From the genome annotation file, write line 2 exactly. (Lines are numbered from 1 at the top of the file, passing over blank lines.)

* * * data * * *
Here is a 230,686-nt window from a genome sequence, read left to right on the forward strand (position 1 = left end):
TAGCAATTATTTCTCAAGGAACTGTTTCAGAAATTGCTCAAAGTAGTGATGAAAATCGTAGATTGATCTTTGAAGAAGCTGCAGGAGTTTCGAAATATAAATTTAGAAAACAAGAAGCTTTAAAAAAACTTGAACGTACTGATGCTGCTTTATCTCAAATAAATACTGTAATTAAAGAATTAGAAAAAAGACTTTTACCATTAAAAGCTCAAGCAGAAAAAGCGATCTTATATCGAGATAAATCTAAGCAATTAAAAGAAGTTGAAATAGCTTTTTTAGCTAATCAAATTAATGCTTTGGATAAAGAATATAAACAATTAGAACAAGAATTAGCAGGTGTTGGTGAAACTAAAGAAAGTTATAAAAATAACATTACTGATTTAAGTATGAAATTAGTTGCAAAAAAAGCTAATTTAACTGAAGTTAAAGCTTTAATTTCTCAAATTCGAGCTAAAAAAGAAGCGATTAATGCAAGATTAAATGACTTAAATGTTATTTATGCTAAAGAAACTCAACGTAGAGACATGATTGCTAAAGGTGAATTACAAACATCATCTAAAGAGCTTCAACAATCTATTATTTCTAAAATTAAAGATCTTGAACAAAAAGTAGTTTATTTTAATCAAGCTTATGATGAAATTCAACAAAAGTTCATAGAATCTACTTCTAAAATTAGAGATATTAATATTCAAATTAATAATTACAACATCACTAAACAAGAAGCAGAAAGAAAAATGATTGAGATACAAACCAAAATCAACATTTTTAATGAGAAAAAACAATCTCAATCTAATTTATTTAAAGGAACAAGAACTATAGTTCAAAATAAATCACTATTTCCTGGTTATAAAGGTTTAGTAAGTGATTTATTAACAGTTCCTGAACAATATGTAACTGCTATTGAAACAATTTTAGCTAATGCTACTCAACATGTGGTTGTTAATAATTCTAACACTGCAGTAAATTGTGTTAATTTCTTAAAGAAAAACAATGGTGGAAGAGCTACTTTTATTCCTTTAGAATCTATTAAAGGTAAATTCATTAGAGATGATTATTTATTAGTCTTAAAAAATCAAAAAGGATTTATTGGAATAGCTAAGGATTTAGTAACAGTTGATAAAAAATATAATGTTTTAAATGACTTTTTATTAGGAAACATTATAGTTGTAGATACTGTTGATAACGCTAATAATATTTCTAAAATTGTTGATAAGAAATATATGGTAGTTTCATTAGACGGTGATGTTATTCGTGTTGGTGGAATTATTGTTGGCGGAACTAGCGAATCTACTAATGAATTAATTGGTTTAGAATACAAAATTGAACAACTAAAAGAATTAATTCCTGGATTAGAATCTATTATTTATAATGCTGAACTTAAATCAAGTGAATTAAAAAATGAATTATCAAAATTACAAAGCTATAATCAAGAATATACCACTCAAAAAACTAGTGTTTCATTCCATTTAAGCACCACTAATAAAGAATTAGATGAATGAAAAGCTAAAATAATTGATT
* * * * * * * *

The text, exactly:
TAGCAATTATTTCTCAAGGAACTGTTTCAGAAATTGCTCAAAGTAGTGATGAAAATCGTAGATTGATCTTTGAAGAAGCTGCAGGAGTTTCGAAATATAAATTTAGAAAACAAGAAGCTTTAAAAAAACTTGAACGTACTGATGCTGCTTTATCTCAAATAAATACTGTAATTAAAGAATTAGAAAAAAGACTTTTACCATTAAAAGCTCAAGCAGAAAAAGCGATCTTATATCGAGATAAATCTAAGCAATTAAAAGAAGTTGAAATAGCTTTTTTAGCTAATCAAATTAATGCTTTGGATAAAGAATATAAACAATTAGAACAAGAATTAGCAGGTGTTGGTGAAACTAAAGAAAGTTATAAAAATAACATTACTGATTTAAGTATGAAATTAGTTGCAAAAAAAGCTAATTTAACTGAAGTTAAAGCTTTAATTTCTCAAATTCGAGCTAAAAAAGAAGCGATTAATGCAAGATTAAATGACTTAAATGTTATTTATGCTAAAGAAACTCAACGTAGAGACATGATTGCTAAAGGTGAATTACAAACATCATCTAAAGAGCTTCAACAATCTATTATTTCTAAAATTAAAGATCTTGAACAAAAAGTAGTTTATTTTAATCAAGCTTATGATGAAATTCAACAAAAGTTCATAGAATCTACTTCTAAAATTAGAGATATTAATATTCAAATTAATAATTACAACATCACTAAACAAGAAGCAGAAAGAAAAATGATTGAGATACAAACCAAAATCAACATTTTTAATGAGAAAAAACAATCTCAATCTAATTTATTTAAAGGAACAAGAACTATAGTTCAAAATAAATCACTATTTCCTGGTTATAAAGGTTTAGTAAGTGATTTATTAACAGTTCCTGAACAATATGTAACTGCTATTGAAACAATTTTAGCTAATGCTACTCAACATGTGGTTGTTAATAATTCTAACACTGCAGTAAATTGTGTTAATTTCTTAAAGAAAAACAATGGTGGAAGAGCTACTTTTATTCCTTTAGAATCTATTAAAGGTAAATTCATTAGAGATGATTATTTATTAGTCTTAAAAAATCAAAAAGGATTTATTGGAATAGCTAAGGATTTAGTAACAGTTGATAAAAAATATAATGTTTTAAATGACTTTTTATTAGGAAACATTATAGTTGTAGATACTGTTGATAACGCTAATAATATTTCTAAAATTGTTGATAAGAAATATATGGTAGTTTCATTAGACGGTGATGTTATTCGTGTTGGTGGAATTATTGTTGGCGGAACTAGCGAATCTACTAATGAATTAATTGGTTTAGAATACAAAATTGAACAACTAAAAGAATTAATTCCTGGATTAGAATCTATTATTTATAATGCTGAACTTAAATCAAGTGAATTAAAAAATGAATTATCAAAATTACAAAGCTATAATCAAGAATATACCACTCAAAAAACTAGTGTTTCATTCCATTTAAGCACCACTAATAAAGAATTAGATGAATGAAAAGCTAAAATAATTGATT